With a new season of Altered Carbon now out on Netflix — only this time, with Avenger Anthony Mackie in the leading role — I couldn’t help but revisit the first season of what’s arguably one of the streaming giant’s most groundbreaking shows (and a personal favorite of mine).
And there’s this perk that comes with re-watching a show: you get less entranced by the series of events, and get to pay more attention to the details.
For instance, the spectacular home of the Bancrofts, rightfully called the Suntouch House — as it proudly sits high above Bay City, in The Aerium.
What’s Bay City, you might ask? For those unfamiliar with the show — or anyone else for that matter, as the series’ fairly complex storyline doesn’t make it all that easy to wrap your head around everything that’s going on — the gritty Bay City is what’s left of San Francisco in the 24th century, with the richest part of the population moving high up above the city, in The Aerium.
Altered Carbon successfully tackles some complex issues starting with what it means to be human when the body is nothing but a mere disposable vessel.
It delves into misogynistic power structures and the nature of identity.
It touches on just how much of our morality is driven by the fact that we die and what might happen if death suddenly stopped being an endpoint and, instead, became a minor stopgap in an ultimately immortal life.
It even touches on environmental issues in a few sidelong glances, as well as gender identity, technology and society, cyberspace and hyper-urbanization, to name a few.
But no issue is better put on display than that of income inequality.
And while buying sleeves — the show’s name for the disposable bodies people have to buy in order to survive — highlights that perfectly, it’s the homes of the Meths that perfectly exemplify the massive inequality issues society faces in this vision of the 23th century.
Particularly Laurens Bancroft’s house, aptly called Suntouch House.
Suntouch House, the opulent palace of the Bancrofts
In the Netflix series, the home of the Bancrofts home sits above the city, high up in The Aerium, where the Meths can shelter themselves from the messy life of non-privileged humans.
Further highlighting the divide between regular people and those rich enough to buy the sky, Suntouch House is introduced from the very beginning of the show, as we navigate the strange new world of Altered Carbon alongside its main character, Takeshi Kovacs.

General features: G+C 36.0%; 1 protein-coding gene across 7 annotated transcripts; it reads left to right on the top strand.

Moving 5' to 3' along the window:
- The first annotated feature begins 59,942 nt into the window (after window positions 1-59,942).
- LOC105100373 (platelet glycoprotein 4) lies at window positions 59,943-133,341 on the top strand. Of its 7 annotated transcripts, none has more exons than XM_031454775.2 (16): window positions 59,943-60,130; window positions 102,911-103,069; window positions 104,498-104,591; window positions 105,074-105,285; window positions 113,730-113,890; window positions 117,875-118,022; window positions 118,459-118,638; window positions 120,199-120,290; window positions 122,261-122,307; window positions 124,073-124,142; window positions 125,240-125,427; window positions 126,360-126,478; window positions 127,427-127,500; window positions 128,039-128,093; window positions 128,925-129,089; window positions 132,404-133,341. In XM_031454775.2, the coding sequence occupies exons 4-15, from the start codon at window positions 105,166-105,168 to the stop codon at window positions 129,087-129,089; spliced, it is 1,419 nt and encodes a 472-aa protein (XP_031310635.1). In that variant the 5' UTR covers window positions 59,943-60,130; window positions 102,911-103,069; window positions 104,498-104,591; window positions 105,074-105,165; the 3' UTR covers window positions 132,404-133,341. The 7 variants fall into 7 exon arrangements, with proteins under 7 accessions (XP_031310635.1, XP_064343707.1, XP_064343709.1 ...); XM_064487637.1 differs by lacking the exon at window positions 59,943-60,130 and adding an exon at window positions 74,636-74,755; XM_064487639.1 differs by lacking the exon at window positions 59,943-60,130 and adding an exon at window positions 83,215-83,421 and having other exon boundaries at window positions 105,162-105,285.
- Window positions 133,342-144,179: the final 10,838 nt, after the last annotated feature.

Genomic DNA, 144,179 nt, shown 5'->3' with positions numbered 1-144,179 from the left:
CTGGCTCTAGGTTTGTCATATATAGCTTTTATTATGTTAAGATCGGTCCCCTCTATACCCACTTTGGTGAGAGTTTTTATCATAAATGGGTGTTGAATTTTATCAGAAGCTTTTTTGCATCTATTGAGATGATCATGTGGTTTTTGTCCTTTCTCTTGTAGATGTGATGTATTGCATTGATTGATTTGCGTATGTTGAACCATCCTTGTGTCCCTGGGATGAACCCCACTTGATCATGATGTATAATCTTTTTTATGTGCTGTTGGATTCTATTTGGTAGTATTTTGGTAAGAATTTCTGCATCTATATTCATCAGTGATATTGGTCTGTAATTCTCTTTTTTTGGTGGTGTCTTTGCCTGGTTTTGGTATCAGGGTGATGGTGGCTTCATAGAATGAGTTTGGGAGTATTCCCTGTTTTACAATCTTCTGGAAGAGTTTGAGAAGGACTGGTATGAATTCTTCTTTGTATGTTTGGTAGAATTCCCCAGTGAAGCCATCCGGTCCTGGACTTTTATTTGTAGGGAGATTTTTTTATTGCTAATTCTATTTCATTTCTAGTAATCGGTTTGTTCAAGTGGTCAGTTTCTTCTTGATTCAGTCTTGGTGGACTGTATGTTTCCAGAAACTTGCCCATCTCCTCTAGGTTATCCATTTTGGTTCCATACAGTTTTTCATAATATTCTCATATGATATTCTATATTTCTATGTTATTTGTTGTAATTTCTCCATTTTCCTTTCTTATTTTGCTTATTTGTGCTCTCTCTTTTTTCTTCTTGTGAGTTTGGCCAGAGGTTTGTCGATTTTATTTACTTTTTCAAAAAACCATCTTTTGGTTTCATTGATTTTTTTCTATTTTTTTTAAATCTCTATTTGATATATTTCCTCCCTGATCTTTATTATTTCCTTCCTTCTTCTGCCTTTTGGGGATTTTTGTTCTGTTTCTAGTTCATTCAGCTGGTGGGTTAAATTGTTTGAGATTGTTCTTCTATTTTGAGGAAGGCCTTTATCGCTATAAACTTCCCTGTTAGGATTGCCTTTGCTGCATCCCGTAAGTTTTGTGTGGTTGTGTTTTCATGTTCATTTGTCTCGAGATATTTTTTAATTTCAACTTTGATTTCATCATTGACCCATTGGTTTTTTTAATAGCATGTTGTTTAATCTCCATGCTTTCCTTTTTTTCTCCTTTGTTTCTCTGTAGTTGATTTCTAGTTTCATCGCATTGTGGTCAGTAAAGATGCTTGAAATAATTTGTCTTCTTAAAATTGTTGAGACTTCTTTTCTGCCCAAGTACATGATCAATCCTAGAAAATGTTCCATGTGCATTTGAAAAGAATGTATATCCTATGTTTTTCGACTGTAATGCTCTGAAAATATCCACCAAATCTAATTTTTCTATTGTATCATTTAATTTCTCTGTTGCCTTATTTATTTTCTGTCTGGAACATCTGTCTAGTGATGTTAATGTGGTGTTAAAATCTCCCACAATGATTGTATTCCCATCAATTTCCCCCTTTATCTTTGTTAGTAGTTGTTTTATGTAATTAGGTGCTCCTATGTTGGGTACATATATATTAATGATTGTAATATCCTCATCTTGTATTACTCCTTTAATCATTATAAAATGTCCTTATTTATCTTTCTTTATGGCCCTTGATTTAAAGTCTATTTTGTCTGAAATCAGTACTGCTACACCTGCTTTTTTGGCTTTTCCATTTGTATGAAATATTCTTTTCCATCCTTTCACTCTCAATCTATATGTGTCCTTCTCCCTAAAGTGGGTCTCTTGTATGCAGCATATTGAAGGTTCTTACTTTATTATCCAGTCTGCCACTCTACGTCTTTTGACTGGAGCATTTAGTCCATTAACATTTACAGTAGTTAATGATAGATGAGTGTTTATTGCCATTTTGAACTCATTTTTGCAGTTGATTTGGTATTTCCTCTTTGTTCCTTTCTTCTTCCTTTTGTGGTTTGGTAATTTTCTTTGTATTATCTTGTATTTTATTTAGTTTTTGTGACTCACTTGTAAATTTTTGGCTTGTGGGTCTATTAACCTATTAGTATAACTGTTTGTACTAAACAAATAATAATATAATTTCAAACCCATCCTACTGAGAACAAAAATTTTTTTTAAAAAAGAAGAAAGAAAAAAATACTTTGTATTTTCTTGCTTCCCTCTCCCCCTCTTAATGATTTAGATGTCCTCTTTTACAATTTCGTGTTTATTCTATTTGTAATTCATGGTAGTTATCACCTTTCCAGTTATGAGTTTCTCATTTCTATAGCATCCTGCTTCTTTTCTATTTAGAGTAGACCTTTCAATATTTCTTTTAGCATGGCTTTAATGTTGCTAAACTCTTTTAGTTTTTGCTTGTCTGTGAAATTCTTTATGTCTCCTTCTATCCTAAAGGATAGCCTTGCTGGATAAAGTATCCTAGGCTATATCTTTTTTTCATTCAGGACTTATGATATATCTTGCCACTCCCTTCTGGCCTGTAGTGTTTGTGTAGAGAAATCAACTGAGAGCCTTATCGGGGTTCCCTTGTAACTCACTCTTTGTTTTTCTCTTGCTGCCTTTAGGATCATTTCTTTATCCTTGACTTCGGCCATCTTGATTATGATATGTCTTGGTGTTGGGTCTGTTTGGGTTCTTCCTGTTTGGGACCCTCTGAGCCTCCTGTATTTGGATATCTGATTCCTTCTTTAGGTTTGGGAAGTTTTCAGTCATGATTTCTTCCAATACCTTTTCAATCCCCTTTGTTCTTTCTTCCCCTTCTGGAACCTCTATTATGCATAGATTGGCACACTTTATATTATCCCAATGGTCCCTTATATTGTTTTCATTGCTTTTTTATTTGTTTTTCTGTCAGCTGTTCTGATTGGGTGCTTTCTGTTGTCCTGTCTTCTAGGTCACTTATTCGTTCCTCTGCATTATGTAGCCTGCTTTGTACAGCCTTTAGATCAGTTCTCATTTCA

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Takeshi first meets Laurens Bancroft in his stately home, right after being greeted by Miriam Bancroft in a mesmerizing garden that surrounds the Suntouch House.
The Bancrofts’ home then serves as the setting for some of the show’s most crucial scenes — with even a battle arena being set up to entertain high-profile guests during a party.
But is Suntouch a real house?
Now, coming back from a fictional 24th century leaves us with a lot of unanswered questions; but as opposed to the philosophical ones the show brings forward, there’s one we can actually answer: is Suntouch a real house? Or has it been envisioned fully on a green screen?
Ironically, the answer is neither. Many different — real-life — locations have been used to shoot the scenes said to take place in the Bancrofts’ house, but there was no real property to speak of.
The entire movie was shot in Vancouver, in Skydance Studios’ new production studio in the suburb of Surrey, but quite a few landmarks and significant sites around the Metro Vancouver region also made a prominent appearance in the series’ first season.
And some of them served as background for the home of the wealthy Miriam and Laurens Bancroft.
Most notably, UBC’s (University of British Columbia) Rose Garden, a very popular Vancouver tourist attraction, served as the Bancrofts’ garden, with the Suntouch house being digitally added to complete the estate.
For inside shots of the opulent Bancroft home, the movie crew had to get creative.
Not that there’s a lack of luxury properties in Vancouver, but given that its fictional residents have been around for hundreds of years, amassing incredible wealth — and a taste for luxury that can no longer be easily quenched — finding the right property is quite the challenge.
They settled for Vancouver’s iconic Marine Building, known as one of the world’s most exquisite examples of art deco architecture and that, back in the 1930s, had the distinction of being the tallest building in the British Empire.
The architectural gem’s intricate interiors, with giant brass doors, dazzling lobby, and painstaking attention to detail, made it the ideal setting for indoor shots of the Bancroft house.
Another memorable scene from the sci-fi show that’s said to take place inside the Bancroft house is the life-and-death battle between a married couple that’s organized for the enjoyment of the owners’ rich party guests.
Said to be in a special battle arena Laurens Bancroft had created for the Suntouch House, the fight actually takes place at the TELUS Studio Theatre, that’s part of the UBC Chan Centre For The Performing Arts.